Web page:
Scott H Young

Learning 4 Years of MIT in 12 Months


Starting October 1st, I’m embarking on a new challenge. Watch the video above or read below to find out more (if you’re reading this twice, don’t worry, I accidentally posted it before the video was finished)

The MIT Challenge — 4 Years of Learning in 12 Months

Over the next 12 months, I’m going to learn the entire 4-year MIT curriculum for computer science, without taking any classes.

Computers have always fascinated me. From finance to Facebook, algorithms are the hidden language that underlies most of our life. The largest transformations of our world are being written in code, and advancements in artificial intelligence allow us to use computers to understand what it means to be human.

Beyond the poetry of the machine, computer science is also immensely practical. Fortunes have been made and revolutions sparked on lines of code.

I’ve always wanted to speak that language. But, I didn’t want to invest four years of my life and hundreds of thousands of dollars to learn it.

I’m embarking on this experiment because I want to show that learning doesn’t require acceptance boards and SAT tests, thousands of dollars in debt, or even the 4-year pace most students assume is necessary to learn a subject.

Will I fail? It’s definitely a possibility—people a lot smarter than myself struggle through immense workloads at institutions like MIT, and I’m attempting to learn the same material at 4x the speed, without the benefit of instructors.

All I can promise is to share what I find with you. Listed here are all 33 classes I’ll be covering. For each of them, I’ll write the final exam and you can compare my answers to the MIT official solutions. I’ll also post any failures, so you can be sure I’m not omitting my mistakes.

Subscribe to my new YouTube channel as well, as I’ll be making regular video updates to the challenge as well as sharing insights in learning faster and self-education.

What are your thoughts? I’d love to hear what you think of the challenge in the comments!


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53 Responses to “Learning 4 Years of MIT in 12 Months”

  1. […] it faster by just reading some code.) If anything, the wasted time made me keep thinking back to this guy who learned 4 years of MIT courses in 12 months. He’s got an ebook that is supposed to reveal his secrets to how to “Learn More, Study […]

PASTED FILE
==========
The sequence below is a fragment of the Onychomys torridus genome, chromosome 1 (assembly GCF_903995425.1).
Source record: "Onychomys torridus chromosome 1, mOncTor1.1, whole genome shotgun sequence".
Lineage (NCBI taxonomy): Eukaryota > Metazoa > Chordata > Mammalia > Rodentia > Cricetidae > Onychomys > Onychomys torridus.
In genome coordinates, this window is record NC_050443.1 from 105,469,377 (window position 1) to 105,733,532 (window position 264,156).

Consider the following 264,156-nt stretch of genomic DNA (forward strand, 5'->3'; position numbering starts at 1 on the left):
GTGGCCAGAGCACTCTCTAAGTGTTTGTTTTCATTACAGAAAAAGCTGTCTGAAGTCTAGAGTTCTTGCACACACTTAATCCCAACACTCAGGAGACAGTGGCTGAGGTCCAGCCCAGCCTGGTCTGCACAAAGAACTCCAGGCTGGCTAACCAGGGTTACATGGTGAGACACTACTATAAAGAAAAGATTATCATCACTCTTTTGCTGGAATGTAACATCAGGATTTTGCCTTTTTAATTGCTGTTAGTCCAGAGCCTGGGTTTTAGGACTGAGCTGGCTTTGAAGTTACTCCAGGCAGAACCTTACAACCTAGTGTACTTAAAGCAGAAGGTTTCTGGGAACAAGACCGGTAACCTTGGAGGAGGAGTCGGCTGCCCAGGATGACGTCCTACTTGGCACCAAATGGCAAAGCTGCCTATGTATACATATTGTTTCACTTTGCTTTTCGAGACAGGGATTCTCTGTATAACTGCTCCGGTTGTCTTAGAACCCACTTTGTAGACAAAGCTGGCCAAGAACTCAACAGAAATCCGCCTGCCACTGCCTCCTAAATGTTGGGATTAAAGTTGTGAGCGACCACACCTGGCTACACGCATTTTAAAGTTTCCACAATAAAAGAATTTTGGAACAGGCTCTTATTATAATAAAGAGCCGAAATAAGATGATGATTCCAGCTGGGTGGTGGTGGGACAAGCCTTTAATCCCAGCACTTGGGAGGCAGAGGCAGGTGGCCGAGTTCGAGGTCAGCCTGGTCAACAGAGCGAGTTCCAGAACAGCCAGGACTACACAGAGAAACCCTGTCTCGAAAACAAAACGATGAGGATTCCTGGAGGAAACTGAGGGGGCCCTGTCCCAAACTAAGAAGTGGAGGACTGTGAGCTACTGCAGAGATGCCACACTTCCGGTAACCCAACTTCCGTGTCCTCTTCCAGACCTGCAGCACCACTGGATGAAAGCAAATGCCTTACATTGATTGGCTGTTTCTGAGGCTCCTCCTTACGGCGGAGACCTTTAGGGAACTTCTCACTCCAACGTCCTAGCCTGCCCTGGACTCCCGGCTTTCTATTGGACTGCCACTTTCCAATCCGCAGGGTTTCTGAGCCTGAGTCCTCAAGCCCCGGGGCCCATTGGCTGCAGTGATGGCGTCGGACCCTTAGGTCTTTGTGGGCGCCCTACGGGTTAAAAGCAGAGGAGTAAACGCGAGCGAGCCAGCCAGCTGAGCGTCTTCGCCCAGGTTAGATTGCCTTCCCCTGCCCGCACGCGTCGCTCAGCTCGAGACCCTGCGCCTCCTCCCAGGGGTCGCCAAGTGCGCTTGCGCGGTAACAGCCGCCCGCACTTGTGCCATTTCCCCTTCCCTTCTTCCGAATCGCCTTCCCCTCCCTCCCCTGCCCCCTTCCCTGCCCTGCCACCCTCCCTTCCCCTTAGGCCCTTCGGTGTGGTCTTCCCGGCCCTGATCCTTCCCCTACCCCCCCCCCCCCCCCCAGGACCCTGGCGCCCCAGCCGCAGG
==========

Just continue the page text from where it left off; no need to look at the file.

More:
2. […] cannot simply create a college experience. Which is only partly true. One of my goals has been to distill the essence of University education into a feasible […]

  3. I was interested by your article and endeavor because I am thinking along the same lines. I am self studying the MIT program for mechanical engineering . I am following the 4 year course of study for that program that MIT has published. I am buying used textbooks from EBAY that parallels the course requirements. I am paying about 5 dollars a book as compared to new book prices that are much more expensive. I am currently self studying engineering calculus for the equivalent of 3 required courses. This phase is the most important because engineering builds off of a firm math background.

    I believe that if a person pursues a self study program that mirrors a formal education, the benefits will be the same. The catch is that the person must be diligent and honest with him/her self. This means that all requisite courses must be studied and tested on to ensure that you receive the proper knowledge intended. The courses must be followed as the formal 4 year plan indicates since one requisite is usually built on a pre-requisite.

    The only downside to a self study program is that you get no degree but does it matter? The answer is a big NO. From my many years in the workforce, I have seen countless engineers that can not even grasp the most elementary concepts of engineering because they simply forgot their formal training. Knowledge is an ongoing thing for every day of your life. As a self taught engineer, you have the mindset to always regenerate your knowledge.

    I believe that being a self taught engineer carries more weight in the eyes of an employer. The employer sees such a person as one that is extremely motivated about his career. There are some that will say that you need a 4 year engineering degree to get an engineering job. That is not true because I have held the title of Engineer many times in the Civil Engineering field without a degree in Civil Engineering. I conveyed an image of professionalism to my prospective employers and they saw the potential I possessed. I was not able to be a PE but that is a small downside I could live with.

    I worked for Westinghouse some years ago and I can remember only a handful for engineers had a PE license. It depends on where you work if you need a PE license or not.

    learning takes time to comprehend so I am allowing myself at least 2 years to learn the course work of an undergraduate mechanical engineering degree. I am only interested in the technical courses and I am ignoring any liberal arts courses found in the 4 year program.

Debate is fine, flaming is not. Pretend that this comment form is a discussion taking place in my house. That means I enjoy constructive criticism and polite suggestions. Personal attacks, insults and all-purpose nastiness will be removed especially if it is directed at other readers.

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